Tier 3. The Professional

What everyone who emails me wants is for me to tell them, “Yes, no problem, you can easily become a tier 3 gambler.” This is what people have in mind when they get into gambling. Again, at least the ones who read poker strategy content and send me emails. This tier of gambler makes real money doing it—say starting at the equivalent of a professional white-collar salary and going up from there.

Grinding and reading books is not enough for this tier, though. No amount of time invested will get you here unless you have something else outstanding working for you. What that is can vary. Here are a few options.

Short-Term Opportunity

This one is easy and what I talked about in my last article. The easiest way to make real money is to identify and exploit a short-term opportunity. Poker from about 2001 through 2008 was one such opportunity. There was a huge surge of marketing money that flooded into the industry. And that marketing money trickled down through the games and into the pockets of the most devoted players. You didn’t have to be a genius to make six figures playing poker in 2004. You mostly just had to be there, be trying to win, and put in the hours.

Any gambling trend tends to offer these similar opportunities. Online casinos were arguably an even larger opportunity during the same time period as poker. So was online sports betting. Daily fantasy sports became the hot gaming trend a few years ago, and in poured the marketing money and with it enough opportunity to hit tier 3 for anyone who took the time to figure the game out.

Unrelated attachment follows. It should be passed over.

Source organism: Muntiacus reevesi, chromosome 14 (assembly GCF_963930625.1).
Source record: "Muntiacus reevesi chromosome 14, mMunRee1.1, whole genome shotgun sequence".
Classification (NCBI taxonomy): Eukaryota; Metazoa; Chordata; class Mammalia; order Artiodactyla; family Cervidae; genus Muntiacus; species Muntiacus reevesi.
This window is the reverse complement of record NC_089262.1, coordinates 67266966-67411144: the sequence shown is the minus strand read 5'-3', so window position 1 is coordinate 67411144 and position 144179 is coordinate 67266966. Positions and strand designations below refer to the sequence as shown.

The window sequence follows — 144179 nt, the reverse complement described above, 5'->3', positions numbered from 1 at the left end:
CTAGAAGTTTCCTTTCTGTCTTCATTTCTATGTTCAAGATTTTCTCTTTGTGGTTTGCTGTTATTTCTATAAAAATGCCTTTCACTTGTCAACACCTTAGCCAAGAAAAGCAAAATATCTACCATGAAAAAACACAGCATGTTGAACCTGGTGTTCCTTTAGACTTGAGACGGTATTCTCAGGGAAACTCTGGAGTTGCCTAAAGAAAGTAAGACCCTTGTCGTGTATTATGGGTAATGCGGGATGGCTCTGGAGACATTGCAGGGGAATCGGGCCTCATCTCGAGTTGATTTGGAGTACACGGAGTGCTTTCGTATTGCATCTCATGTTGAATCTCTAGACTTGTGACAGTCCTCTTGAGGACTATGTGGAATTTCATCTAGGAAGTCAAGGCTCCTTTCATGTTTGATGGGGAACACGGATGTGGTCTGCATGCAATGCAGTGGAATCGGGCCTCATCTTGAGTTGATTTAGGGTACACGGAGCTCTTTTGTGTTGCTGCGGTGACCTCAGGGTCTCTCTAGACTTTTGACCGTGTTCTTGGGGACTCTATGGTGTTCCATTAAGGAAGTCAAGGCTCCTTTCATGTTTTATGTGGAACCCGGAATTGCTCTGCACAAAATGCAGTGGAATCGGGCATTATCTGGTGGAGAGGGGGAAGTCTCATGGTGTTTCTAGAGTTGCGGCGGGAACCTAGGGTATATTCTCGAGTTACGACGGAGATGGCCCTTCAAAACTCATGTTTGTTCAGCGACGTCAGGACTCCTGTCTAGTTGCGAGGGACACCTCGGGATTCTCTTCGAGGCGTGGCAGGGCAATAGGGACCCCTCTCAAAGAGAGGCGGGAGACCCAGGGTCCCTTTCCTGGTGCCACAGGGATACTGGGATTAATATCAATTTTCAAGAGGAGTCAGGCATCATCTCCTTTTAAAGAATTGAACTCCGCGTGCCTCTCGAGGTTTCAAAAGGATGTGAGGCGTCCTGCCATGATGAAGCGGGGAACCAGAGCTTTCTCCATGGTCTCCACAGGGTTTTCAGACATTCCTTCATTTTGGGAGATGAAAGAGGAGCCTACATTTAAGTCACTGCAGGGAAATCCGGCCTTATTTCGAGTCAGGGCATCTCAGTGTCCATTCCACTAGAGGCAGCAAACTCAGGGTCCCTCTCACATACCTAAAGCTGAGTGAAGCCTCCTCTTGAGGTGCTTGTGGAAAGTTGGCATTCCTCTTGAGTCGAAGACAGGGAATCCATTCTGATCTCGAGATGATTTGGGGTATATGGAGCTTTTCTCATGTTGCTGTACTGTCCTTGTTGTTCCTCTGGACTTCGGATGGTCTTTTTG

I expect us to go for round two (on a considerably smaller scale than last decade) on online sports betting, poker, and casino as these things become legalized state-by-state over the next few years.

Relationships

If you want to hit tier 3 and you aren’t going to exploit short-term opportunities, then your task is significantly harder. Probably the next path to least resistance is to exploit relationships. You can make a lot of money in poker with well-developed social skills. The main idea is you find a group of rich recreational players and make games happen with them.

I’ve known a few poker players who went this route, and they make a good living and stay off the radar at the same time. They spend a lot of time texting people trying to get games together. Once the game actually happens, their biggest problem is probably to try not to win too much too fast.

Specialization

If you want to make a lot of money playing no-limit hold’em, it’s possible. But you will have a lot of competition. An entire world of it, actually, and every day someone younger and smarter than you is going to take up the game.

Most of the people I know who have made a good living in poker for many years that haven’t gone the relationships route have specialized. They play mixed games, less popular niche variants like split pot Omaha games, and the like. If you can sustain a game like that in your area and become the best around, you can make a good professional living from it.

World-Class Skill

Or, you know, you can become the best player in the world. This seems to be everyone’s goal. Good luck. ♠

Ed MillerEd’s newest book, The Course: Serious Hold ‘Em Strategy For Smart Players is available now at his website edmillerpoker.com. You can also find original articles and instructional videos by Ed at the training site redchippoker.com.